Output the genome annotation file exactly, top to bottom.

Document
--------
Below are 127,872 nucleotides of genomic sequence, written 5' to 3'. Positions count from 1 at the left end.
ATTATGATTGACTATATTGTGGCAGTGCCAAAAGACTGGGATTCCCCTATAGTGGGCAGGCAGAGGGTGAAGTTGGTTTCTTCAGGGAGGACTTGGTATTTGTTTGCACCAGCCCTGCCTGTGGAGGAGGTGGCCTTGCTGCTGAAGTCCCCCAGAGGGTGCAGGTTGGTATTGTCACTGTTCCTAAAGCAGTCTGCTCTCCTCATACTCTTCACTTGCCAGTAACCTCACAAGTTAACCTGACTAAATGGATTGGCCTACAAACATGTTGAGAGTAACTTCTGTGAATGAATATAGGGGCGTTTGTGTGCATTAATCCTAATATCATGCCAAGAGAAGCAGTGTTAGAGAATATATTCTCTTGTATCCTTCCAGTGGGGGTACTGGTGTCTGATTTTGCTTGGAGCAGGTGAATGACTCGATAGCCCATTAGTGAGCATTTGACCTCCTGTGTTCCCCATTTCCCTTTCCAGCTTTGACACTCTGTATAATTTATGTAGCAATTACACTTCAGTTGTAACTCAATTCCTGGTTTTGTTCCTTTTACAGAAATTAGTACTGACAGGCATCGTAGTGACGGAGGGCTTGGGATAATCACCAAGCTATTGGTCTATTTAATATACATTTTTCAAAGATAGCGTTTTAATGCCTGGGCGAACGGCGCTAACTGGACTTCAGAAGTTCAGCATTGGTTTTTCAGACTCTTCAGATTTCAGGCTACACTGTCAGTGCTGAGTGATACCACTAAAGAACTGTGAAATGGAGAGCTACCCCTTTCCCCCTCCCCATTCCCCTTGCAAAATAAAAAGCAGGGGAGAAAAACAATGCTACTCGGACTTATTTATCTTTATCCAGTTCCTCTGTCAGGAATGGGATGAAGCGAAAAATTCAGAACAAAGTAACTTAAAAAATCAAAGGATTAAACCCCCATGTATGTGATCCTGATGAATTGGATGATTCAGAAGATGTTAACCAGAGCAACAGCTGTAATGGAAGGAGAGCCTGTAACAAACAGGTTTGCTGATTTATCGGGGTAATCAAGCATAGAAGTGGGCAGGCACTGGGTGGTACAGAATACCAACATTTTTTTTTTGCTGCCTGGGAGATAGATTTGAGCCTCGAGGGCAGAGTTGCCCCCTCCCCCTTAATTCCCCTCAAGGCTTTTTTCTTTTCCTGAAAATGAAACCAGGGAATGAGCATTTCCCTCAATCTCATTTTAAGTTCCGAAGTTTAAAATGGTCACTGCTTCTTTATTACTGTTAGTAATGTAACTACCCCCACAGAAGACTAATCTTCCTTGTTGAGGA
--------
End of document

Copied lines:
Below are 127,872 nucleotides of genomic sequence, written 5' to 3'. Positions count from 1 at the left end.
ATTATGATTGACTATATTGTGGCAGTGCCAAAAGACTGGGATTCCCCTATAGTGGGCAGGCAGAGGGTGAAGTTGGTTTCTTCAGGGAGGACTTGGTATTTGTTTGCACCAGCCCTGCCTGTGGAGGAGGTGGCCTTGCTGCTGAAGTCCCCCAGAGGGTGCAGGTTGGTATTGTCACTGTTCCTAAAGCAGTCTGCTCTCCTCATACTCTTCACTTGCCAGTAACCTCACAAGTTAACCTGACTAAATGGATTGGCCTACAAACATGTTGAGAGTAACTTCTGTGAATGAATATAGGGGCGTTTGTGTGCATTAATCCTAATATCATGCCAAGAGAAGCAGTGTTAGAGAATATATTCTCTTGTATCCTTCCAGTGGGGGTACTGGTGTCTGATTTTGCTTGGAGCAGGTGAATGACTCGATAGCCCATTAGTGAGCATTTGACCTCCTGTGTTCCCCATTTCCCTTTCCAGCTTTGACACTCTGTATAATTTATGTAGCAATTACACTTCAGTTGTAACTCAATTCCTGGTTTTGTTCCTTTTACAGAAATTAGTACTGACAGGCATCGTAGTGACGGAGGGCTTGGGATAATCACCAAGCTATTGGTCTATTTAATATACATTTTTCAAAGATAGCGTTTTAATGCCTGGGCGAACGGCGCTAACTGGACTTCAGAAGTTCAGCATTGGTTTTTCAGACTCTTCAGATTTCAGGCTACACTGTCAGTGCTGAGTGATACCACTAAAGAACTGTGAAATGGAGAGCTACCCCTTTCCCCCTCCCCATTCCCCTTGCAAAATAAAAAGCAGGGGAGAAAAACAATGCTACTCGGACTTATTTATCTTTATCCAGTTCCTCTGTCAGGAATGGGATGAAGCGAAAAATTCAGAACAAAGTAACTTAAAAAATCAAAGGATTAAACCCCCATGTATGTGATCCTGATGAATTGGATGATTCAGAAGATGTTAACCAGAGCAACAGCTGTAATGGAAGGAGAGCCTGTAACAAACAGGTTTGCTGATTTATCGGGGTAATCAAGCATAGAAGTGGGCAGGCACTGGGTGGTACAGAATACCAACATTTTTTTTTTGCTGCCTGGGAGATAGATTTGAGCCTCGAGGGCAGAGTTGCCCCCTCCCCCTTAATTCCCCTCAAGGCTTTTTTCTTTTCCTGAAAATGAAACCAGGGAATGAGCATTTCCCTCAATCTCATTTTAAGTTCCGAAGTTTAAAATGGTCACTGCTTCTTTATTACTGTTAGTAATGTAACTACCCCCACAGAAGACTAATCTTCCTTGTTGAGGA